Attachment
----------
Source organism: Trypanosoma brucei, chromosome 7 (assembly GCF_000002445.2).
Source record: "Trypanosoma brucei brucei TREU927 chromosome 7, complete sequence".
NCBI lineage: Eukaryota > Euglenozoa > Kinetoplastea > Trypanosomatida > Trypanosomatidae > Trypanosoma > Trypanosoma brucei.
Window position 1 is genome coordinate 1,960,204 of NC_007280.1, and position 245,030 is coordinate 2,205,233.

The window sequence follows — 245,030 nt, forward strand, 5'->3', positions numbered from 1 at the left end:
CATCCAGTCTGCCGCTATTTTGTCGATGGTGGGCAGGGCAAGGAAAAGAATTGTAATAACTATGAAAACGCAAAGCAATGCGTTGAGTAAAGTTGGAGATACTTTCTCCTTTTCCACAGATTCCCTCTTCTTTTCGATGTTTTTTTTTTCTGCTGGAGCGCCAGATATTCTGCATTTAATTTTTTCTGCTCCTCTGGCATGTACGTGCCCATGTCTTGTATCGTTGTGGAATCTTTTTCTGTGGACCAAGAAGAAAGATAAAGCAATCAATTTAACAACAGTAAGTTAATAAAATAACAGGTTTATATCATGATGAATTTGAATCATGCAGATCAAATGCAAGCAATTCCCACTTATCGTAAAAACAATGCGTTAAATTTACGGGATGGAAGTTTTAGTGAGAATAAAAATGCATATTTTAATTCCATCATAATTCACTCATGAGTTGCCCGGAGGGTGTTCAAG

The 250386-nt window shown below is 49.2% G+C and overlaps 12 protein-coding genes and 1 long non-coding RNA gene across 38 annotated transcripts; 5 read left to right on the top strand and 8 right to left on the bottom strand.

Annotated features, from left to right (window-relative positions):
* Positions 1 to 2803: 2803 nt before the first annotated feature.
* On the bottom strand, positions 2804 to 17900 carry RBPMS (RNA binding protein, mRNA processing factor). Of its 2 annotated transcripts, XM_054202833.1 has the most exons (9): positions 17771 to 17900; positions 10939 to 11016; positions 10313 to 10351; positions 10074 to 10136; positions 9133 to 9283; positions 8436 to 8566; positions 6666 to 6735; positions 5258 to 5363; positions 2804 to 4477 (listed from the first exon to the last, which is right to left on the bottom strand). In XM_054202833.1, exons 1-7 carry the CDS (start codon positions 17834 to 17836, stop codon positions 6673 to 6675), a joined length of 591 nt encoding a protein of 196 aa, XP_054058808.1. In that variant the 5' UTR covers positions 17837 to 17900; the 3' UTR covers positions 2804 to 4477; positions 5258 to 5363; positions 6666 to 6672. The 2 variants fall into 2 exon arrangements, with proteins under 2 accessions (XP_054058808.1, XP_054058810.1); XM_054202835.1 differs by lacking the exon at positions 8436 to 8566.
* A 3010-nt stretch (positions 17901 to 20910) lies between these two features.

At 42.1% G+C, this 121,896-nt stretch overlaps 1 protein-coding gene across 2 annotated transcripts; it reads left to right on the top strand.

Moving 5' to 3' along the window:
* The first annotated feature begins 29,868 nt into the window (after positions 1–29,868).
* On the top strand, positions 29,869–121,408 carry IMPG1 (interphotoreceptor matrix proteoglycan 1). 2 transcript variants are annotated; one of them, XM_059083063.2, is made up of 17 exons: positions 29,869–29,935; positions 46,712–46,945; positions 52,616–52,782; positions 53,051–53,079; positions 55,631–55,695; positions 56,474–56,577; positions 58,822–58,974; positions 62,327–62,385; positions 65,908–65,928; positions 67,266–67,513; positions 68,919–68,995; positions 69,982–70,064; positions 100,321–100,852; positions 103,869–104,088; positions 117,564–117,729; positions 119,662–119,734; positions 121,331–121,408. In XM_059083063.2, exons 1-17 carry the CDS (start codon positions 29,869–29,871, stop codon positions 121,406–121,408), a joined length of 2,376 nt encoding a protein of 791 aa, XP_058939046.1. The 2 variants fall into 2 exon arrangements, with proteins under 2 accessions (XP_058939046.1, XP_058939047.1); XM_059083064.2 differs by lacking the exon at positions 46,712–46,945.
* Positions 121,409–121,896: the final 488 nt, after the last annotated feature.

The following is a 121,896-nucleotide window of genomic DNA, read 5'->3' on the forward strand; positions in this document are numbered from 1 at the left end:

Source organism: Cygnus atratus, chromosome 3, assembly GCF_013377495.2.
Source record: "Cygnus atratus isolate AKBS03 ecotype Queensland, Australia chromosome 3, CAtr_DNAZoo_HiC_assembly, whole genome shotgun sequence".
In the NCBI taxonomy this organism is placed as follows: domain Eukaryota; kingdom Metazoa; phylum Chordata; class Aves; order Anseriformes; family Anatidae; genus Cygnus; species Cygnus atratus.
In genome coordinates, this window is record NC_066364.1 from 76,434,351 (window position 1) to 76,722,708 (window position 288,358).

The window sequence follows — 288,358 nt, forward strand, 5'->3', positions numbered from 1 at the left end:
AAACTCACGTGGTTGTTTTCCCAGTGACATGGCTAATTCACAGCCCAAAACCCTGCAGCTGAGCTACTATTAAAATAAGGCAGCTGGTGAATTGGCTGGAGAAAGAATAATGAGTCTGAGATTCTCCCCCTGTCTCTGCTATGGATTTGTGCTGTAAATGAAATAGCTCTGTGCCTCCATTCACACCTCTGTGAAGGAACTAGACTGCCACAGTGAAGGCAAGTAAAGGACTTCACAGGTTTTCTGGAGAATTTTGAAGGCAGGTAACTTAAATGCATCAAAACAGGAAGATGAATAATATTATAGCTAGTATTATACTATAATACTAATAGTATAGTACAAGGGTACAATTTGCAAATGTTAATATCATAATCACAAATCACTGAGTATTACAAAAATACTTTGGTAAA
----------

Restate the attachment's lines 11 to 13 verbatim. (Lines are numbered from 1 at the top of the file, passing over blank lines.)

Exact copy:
* A 3010-nt stretch (positions 17901 to 20910) lies between these two features.

At 42.1% G+C, this 121,896-nt stretch overlaps 1 protein-coding gene across 2 annotated transcripts; it reads left to right on the top strand.

Moving 5' to 3' along the window: